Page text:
Pelvic inflammatory disease is a polymicrobial infection or inflammatory disorders of the upper female genital tract. It occurs when sexually transmitted bacteria spread from your vagina to your uterus,fallopian tubes and ovaries.
It is caused multiple bacteria which include;
- N. gonorrheae(common cause)
- C.trachmatis(common cause)
- G. vaginalis,
- Heamophilus influenza
- Enteric Gram positive rodes and streptococcus agalactie
- Cytomegalovirus (CMV)
- M. hominis
- U. uealyticum and
- M. genitalium
Signs and Symptoms of Pelvic Inflammatory Disease include:
- Lower abdominal pains
- Per vaginal discharge with unpleasant smell
- Abnormal uterine bleeding, especially during or between menstrual cycles or after intercourse
- Dyspareunia-painful intercouse and associated bleeding
- You may experience fever or sometimes chills and
- Painful or difficult in micturation/urination
How to prevent Pelvic inflammatory disease.
To reduce risk of getting PID following measures should be followed.
- Practice safe sex. This include use of condoms every time you have sex, limit your number of partners, and ask about a potential partner’s sexual history.
- Talk to your doctor about contraception.Many forms of contraception do not protect against the development of PID. Using barrier methods, such as a condom, might help to reduce your risk. Even if you take birth control pills, it’s still important to use a condom every time you have sex to protect against STIs.
- Get tested.If you’re at risk of an STI, such as chlamydial infection, make an appointment with your doctor for testing. Set up a regular screening schedule with your doctor if needed. Early treatment of an STI gives you the best chance of avoiding spread of infection leading to PID.
- Request that your partner be tested.If you have pelvic inflammatory disease or an STI, advise your partner to be tested and, if necessary, treated. This can prevent the spread of STIs and possible recurrence of PID.
- Don’t douche.Douching upsets the balance of bacteria in your vagina.
Differential Diagnosis or what you may confuse with
- Ectopic pregnancy
- Acute appendicitis
- Ovarian torsion
Doctors/Clinician diagnose pelvic inflammatory disease based on signs and symptoms,
- By performing a pelvic exam
- An analysis of vaginal discharge and
- Cervical swap for cultures or
- Urine tests.
During the pelvic exam, your doctor will first check your pelvic region for signs and symptoms of PID. Your doctor might then use cotton swabs to take samples from your vagina and cervix. The samples will be analyzed at a lab to determine the organism that’s causing the infection.
To confirm the diagnosis or to determine how widespread the infection is, your doctor might recommend other tests, such as:
- Blood and urine tests.These tests will measure your white blood cell count, which might indicate an infection, and markers that suggest inflammation. Your doctor also might recommend tests for HIV and sexually transmitted infections, which are sometimes associated with PID.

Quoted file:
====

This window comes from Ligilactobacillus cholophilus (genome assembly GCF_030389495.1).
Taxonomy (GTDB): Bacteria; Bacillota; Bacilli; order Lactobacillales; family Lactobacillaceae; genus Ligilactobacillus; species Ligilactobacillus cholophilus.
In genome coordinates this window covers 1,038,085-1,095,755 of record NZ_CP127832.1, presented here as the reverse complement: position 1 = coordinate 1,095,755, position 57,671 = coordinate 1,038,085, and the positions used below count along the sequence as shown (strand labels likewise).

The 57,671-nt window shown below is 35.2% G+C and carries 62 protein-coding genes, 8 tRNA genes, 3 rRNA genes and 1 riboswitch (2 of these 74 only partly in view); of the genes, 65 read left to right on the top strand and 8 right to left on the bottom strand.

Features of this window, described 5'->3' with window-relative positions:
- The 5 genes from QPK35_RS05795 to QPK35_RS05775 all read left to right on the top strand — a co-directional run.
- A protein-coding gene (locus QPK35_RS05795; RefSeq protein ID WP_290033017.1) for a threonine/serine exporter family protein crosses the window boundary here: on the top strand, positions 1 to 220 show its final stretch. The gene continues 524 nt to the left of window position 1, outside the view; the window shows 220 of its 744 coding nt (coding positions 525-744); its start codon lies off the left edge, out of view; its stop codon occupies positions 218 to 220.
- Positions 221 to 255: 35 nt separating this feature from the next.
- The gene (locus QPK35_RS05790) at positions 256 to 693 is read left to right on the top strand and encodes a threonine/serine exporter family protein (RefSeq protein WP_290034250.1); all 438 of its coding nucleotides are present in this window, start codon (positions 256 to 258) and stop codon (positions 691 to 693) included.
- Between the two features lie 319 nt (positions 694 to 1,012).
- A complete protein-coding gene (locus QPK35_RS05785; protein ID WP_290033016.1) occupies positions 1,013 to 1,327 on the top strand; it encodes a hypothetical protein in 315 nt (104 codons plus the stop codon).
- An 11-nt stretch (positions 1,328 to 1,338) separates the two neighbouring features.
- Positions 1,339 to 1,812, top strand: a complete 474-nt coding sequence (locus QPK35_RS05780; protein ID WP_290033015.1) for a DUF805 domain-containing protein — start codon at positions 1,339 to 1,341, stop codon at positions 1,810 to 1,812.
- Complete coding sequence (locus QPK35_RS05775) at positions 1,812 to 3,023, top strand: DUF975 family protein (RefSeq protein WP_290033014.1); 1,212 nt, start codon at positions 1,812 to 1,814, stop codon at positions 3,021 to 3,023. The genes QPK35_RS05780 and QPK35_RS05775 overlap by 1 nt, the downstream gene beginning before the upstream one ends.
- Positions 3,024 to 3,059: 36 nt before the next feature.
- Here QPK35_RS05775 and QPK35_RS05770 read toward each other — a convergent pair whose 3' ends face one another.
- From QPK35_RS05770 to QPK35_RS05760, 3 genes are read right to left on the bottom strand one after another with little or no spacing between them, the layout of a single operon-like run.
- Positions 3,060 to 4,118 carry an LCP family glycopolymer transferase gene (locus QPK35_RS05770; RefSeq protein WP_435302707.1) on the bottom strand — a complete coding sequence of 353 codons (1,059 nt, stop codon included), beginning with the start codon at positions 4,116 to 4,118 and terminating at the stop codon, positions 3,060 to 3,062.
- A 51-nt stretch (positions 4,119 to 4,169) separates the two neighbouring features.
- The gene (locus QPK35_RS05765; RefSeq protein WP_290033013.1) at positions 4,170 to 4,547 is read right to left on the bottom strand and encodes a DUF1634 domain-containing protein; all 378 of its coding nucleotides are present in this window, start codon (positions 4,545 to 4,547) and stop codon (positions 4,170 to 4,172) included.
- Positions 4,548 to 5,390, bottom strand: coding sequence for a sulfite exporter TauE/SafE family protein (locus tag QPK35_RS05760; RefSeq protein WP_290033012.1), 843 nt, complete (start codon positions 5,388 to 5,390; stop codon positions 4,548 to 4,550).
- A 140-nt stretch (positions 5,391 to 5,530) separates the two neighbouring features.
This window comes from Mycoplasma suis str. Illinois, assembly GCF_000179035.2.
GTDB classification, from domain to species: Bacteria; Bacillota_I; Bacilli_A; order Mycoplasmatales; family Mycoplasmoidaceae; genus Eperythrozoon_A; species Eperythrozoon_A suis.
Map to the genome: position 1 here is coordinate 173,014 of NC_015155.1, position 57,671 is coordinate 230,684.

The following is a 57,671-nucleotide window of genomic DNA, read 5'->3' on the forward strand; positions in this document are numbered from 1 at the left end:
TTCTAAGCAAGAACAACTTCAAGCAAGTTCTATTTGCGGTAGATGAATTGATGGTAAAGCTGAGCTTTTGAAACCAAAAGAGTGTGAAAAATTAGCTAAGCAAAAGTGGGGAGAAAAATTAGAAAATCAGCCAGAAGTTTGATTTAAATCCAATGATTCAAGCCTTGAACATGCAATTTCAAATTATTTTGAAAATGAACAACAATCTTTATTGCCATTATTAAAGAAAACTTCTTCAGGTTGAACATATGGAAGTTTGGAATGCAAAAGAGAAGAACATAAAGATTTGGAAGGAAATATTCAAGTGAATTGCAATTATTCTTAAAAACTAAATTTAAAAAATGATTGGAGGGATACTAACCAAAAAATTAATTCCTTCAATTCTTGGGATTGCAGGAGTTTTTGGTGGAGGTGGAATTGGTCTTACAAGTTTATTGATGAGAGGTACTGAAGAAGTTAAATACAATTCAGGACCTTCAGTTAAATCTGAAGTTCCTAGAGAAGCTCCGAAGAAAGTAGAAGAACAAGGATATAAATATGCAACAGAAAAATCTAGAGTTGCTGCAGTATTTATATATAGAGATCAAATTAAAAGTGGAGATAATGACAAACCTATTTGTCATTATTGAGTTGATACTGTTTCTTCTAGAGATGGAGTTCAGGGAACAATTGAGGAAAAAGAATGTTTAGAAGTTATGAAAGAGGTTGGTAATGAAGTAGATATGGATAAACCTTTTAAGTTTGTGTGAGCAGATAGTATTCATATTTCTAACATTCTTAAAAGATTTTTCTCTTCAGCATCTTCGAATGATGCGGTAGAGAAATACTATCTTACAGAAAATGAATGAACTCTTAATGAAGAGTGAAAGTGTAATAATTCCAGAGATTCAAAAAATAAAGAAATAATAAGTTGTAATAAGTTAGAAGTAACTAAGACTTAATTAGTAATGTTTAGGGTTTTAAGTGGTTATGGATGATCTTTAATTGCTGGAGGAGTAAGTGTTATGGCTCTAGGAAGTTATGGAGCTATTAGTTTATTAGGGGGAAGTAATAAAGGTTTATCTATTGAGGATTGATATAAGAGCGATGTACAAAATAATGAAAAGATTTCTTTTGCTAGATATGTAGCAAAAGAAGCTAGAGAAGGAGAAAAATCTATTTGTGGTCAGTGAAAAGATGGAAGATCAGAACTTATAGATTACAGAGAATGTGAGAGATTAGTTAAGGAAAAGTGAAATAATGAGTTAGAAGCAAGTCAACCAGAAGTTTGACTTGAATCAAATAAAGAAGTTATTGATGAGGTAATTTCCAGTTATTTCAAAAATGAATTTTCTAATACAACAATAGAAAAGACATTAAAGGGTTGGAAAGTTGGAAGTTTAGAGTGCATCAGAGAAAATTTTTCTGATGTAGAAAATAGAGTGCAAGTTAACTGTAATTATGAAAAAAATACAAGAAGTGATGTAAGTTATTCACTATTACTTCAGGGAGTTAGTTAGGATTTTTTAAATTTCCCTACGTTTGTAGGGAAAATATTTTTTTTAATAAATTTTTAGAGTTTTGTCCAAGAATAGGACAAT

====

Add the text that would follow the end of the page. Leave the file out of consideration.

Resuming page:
- pelvic ultrasound.This test uses sound waves to create images of your reproductive organs.
- Laparoscopy. During this procedure, your doctor inserts a thin, lighted instrument through a small incision in your abdomen to view your pelvic organs.
Treatments for pelvic inflammatory disease include:
- Your doctor/clinician will prescribe a combination of antibiotics to start immediately. After receiving your lab test results, your doctor might adjust your prescription to better match what’s causing the infection. You will likely follow up with your doctor after three days to make sure the treatment is working.
Be sure to take all of your medication, even if you start to feel better after a few days. Antibiotic treatment can help prevent serious complications but can’t reverse any damage.
The following measures you should take to prevent recurency of PID
- Treatment for your partner.To prevent reinfection with an STI, your sexual partner or partners should be examined and treated. Infected partners might not have any noticeable symptoms.
- Temporary abstinence.Avoid sexual intercourse until treatment is completed and tests indicate that the infection has cleared in all partners.
Most women with pelvic inflammatory disease just need outpatient treatment. However, if you’re seriously ill, pregnant or haven’t responded to oral medications, you might need hospitalization. You might receive intravenous antibiotics, followed by antibiotics you take by mouth.
Surgery is rarely necessary. However, if an abscess ruptures or threatens to rupture, your doctor might drain it. You also might need surgery if you don’t respond to antibiotic treatment or have a questionable diagnosis, such as when one or more of the signs or symptoms of PID are absent.
Complication arising from untreated pelvic inflammatory disease
- Infertility; which can be either primary or secondary infertility. This due damage to the reproductive organs such as scaring of uterus and blocked fallopian tubes.
- Ectopic pregnancy.It is major leading cause tubal pregnancy.This due to scar in the tube that prevent egg from making it way through fallopian tube into uterus for implatation.
- Chronic pelvic pain. This pain can last for months or years. Pain is due to scaring fallopian tubes and other pelvic related organs.
- Tuber-ovarian abscess-this is collection of pass in uterus and ovaries.